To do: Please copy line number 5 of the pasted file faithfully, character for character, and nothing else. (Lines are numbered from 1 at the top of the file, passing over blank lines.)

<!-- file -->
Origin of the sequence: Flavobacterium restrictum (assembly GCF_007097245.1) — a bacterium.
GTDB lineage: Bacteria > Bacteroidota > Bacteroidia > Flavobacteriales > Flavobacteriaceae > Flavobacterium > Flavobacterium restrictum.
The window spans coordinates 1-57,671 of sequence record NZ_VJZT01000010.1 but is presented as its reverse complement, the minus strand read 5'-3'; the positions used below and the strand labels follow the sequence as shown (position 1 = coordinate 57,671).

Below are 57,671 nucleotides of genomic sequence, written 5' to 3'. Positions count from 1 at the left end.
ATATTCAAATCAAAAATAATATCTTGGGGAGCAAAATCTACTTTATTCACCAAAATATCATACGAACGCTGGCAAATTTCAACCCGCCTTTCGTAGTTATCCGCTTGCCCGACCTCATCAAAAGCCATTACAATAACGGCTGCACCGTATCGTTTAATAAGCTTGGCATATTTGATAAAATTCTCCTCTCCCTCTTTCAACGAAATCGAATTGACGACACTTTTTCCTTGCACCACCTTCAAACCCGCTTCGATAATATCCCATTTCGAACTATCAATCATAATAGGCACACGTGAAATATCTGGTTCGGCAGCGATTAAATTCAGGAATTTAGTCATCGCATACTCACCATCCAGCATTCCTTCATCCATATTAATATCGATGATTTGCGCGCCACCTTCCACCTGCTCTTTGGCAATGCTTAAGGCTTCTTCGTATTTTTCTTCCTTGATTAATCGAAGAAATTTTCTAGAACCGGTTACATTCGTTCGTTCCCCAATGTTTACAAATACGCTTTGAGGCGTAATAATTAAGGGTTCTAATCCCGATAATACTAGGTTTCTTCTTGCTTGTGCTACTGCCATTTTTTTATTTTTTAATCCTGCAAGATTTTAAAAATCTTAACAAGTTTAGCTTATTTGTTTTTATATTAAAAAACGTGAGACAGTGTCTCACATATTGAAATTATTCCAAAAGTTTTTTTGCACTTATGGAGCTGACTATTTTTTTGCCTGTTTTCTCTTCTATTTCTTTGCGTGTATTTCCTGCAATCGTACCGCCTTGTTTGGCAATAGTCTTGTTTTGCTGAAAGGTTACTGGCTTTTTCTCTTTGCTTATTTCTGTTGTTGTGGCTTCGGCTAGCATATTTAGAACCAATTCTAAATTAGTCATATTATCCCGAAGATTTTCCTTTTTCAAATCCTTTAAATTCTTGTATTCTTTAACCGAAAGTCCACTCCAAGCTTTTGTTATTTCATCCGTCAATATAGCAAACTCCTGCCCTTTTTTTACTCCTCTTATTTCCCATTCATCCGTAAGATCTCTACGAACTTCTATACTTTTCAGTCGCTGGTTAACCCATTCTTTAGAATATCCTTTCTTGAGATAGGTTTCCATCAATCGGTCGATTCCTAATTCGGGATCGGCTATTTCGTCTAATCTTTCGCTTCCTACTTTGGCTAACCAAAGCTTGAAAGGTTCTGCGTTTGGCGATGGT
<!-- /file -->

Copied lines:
ATATTCAAATCAAAAATAATATCTTGGGGAGCAAAATCTACTTTATTCACCAAAATATCATACGAACGCTGGCAAATTTCAACCCGCCTTTCGTAGTTATCCGCTTGCCCGACCTCATCAAAAGCCATTACAATAACGGCTGCACCGTATCGTTTAATAAGCTTGGCATATTTGATAAAATTCTCCTCTCCCTCTTTCAACGAAATCGAATTGACGACACTTTTTCCTTGCACCACCTTCAAACCCGCTTCGATAATATCCCATTTCGAACTATCAATCATAATAGGCACACGTGAAATATCTGGTTCGGCAGCGATTAAATTCAGGAATTTAGTCATCGCATACTCACCATCCAGCATTCCTTCATCCATATTAATATCGATGATTTGCGCGCCACCTTCCACCTGCTCTTTGGCAATGCTTAAGGCTTCTTCGTATTTTTCTTCCTTGATTAATCGAAGAAATTTTCTAGAACCGGTTACATTCGTTCGTTCCCCAATGTTTACAAATACGCTTTGAGGCGTAATAATTAAGGGTTCTAATCCCGATAATACTAGGTTTCTTCTTGCTTGTGCTACTGCCATTTTTTTATTTTTTAATCCTGCAAGATTTTAAAAATCTTAACAAGTTTAGCTTATTTGTTTTTATATTAAAAAACGTGAGACAGTGTCTCACATATTGAAATTATTCCAAAAGTTTTTTTGCACTTATGGAGCTGACTATTTTTTTGCCTGTTTTCTCTTCTATTTCTTTGCGTGTATTTCCTGCAATCGTACCGCCTTGTTTGGCAATAGTCTTGTTTTGCTGAAAGGTTACTGGCTTTTTCTCTTTGCTTATTTCTGTTGTTGTGGCTTCGGCTAGCATATTTAGAACCAATTCTAAATTAGTCATATTATCCCGAAGATTTTCCTTTTTCAAATCCTTTAAATTCTTGTATTCTTTAACCGAAAGTCCACTCCAAGCTTTTGTTATTTCATCCGTCAATATAGCAAACTCCTGCCCTTTTTTTACTCCTCTTATTTCCCATTCATCCGTAAGATCTCTACGAACTTCTATACTTTTCAGTCGCTGGTTAACCCATTCTTTAGAATATCCTTTCTTGAGATAGGTTTCCATCAATCGGTCGATTCCTAATTCGGGATCGGCTATTTCGTCTAATCTTTCGCTTCCTACTTTGGCTAACCAAAGCTTGAAAGGTTCTGCGTTTGGCGATGGT